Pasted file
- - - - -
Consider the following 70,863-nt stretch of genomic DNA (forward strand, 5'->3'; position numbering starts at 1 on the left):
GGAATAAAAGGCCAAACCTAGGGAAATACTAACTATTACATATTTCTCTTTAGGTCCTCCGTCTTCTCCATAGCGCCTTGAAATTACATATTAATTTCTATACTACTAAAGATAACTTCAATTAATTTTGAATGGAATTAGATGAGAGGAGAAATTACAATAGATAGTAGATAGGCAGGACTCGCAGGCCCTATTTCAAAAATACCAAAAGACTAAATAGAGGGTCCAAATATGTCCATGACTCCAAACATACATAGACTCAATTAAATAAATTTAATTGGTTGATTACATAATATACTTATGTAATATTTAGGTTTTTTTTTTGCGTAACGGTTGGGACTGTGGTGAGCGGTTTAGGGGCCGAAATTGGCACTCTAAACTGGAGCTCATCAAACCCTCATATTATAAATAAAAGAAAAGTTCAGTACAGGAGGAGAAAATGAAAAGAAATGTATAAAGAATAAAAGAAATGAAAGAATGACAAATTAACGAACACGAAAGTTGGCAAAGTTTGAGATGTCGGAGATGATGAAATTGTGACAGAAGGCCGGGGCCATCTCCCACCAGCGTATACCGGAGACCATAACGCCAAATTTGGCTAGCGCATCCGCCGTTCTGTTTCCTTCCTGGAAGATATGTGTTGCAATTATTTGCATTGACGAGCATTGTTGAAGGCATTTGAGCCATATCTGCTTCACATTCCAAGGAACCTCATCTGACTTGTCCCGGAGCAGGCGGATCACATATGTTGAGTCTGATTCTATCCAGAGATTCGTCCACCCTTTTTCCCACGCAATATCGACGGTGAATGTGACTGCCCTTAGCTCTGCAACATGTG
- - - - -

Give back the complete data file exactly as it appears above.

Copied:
Consider the following 70,863-nt stretch of genomic DNA (forward strand, 5'->3'; position numbering starts at 1 on the left):
GGAATAAAAGGCCAAACCTAGGGAAATACTAACTATTACATATTTCTCTTTAGGTCCTCCGTCTTCTCCATAGCGCCTTGAAATTACATATTAATTTCTATACTACTAAAGATAACTTCAATTAATTTTGAATGGAATTAGATGAGAGGAGAAATTACAATAGATAGTAGATAGGCAGGACTCGCAGGCCCTATTTCAAAAATACCAAAAGACTAAATAGAGGGTCCAAATATGTCCATGACTCCAAACATACATAGACTCAATTAAATAAATTTAATTGGTTGATTACATAATATACTTATGTAATATTTAGGTTTTTTTTTTGCGTAACGGTTGGGACTGTGGTGAGCGGTTTAGGGGCCGAAATTGGCACTCTAAACTGGAGCTCATCAAACCCTCATATTATAAATAAAAGAAAAGTTCAGTACAGGAGGAGAAAATGAAAAGAAATGTATAAAGAATAAAAGAAATGAAAGAATGACAAATTAACGAACACGAAAGTTGGCAAAGTTTGAGATGTCGGAGATGATGAAATTGTGACAGAAGGCCGGGGCCATCTCCCACCAGCGTATACCGGAGACCATAACGCCAAATTTGGCTAGCGCATCCGCCGTTCTGTTTCCTTCCTGGAAGATATGTGTTGCAATTATTTGCATTGACGAGCATTGTTGAAGGCATTTGAGCCATATCTGCTTCACATTCCAAGGAACCTCATCTGACTTGTCCCGGAGCAGGCGGATCACATATGTTGAGTCTGATTCTATCCAGAGATTCGTCCACCCTTTTTCCCACGCAATATCGACGGTGAATGTGACTGCCCTTAGCTCTGCAACATGTG